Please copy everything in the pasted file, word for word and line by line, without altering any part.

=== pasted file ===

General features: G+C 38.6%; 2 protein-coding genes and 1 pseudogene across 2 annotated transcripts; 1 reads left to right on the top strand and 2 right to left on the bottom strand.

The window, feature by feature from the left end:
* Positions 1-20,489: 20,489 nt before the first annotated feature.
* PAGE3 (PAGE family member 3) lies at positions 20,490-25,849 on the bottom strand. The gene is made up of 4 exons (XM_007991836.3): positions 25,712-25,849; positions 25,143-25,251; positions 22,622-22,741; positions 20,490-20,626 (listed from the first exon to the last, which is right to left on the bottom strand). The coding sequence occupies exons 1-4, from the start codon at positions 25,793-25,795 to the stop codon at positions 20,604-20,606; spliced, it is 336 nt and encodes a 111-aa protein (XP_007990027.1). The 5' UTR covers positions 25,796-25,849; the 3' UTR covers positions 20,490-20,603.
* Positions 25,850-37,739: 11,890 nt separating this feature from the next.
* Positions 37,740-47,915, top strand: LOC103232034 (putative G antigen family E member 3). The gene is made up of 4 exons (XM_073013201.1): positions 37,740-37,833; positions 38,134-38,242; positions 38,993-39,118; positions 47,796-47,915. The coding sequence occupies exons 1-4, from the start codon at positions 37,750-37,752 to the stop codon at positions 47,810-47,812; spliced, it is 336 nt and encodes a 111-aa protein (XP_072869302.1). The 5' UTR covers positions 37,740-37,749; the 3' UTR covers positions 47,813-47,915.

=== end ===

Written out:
General features: G+C 38.6%; 2 protein-coding genes and 1 pseudogene across 2 annotated transcripts; 1 reads left to right on the top strand and 2 right to left on the bottom strand.

The window, feature by feature from the left end:
* Positions 1-20,489: 20,489 nt before the first annotated feature.
* PAGE3 (PAGE family member 3) lies at positions 20,490-25,849 on the bottom strand. The gene is made up of 4 exons (XM_007991836.3): positions 25,712-25,849; positions 25,143-25,251; positions 22,622-22,741; positions 20,490-20,626 (listed from the first exon to the last, which is right to left on the bottom strand). The coding sequence occupies exons 1-4, from the start codon at positions 25,793-25,795 to the stop codon at positions 20,604-20,606; spliced, it is 336 nt and encodes a 111-aa protein (XP_007990027.1). The 5' UTR covers positions 25,796-25,849; the 3' UTR covers positions 20,490-20,603.
* Positions 25,850-37,739: 11,890 nt separating this feature from the next.
* Positions 37,740-47,915, top strand: LOC103232034 (putative G antigen family E member 3). The gene is made up of 4 exons (XM_073013201.1): positions 37,740-37,833; positions 38,134-38,242; positions 38,993-39,118; positions 47,796-47,915. The coding sequence occupies exons 1-4, from the start codon at positions 37,750-37,752 to the stop codon at positions 47,810-47,812; spliced, it is 336 nt and encodes a 111-aa protein (XP_072869302.1). The 5' UTR covers positions 37,740-37,749; the 3' UTR covers positions 47,813-47,915.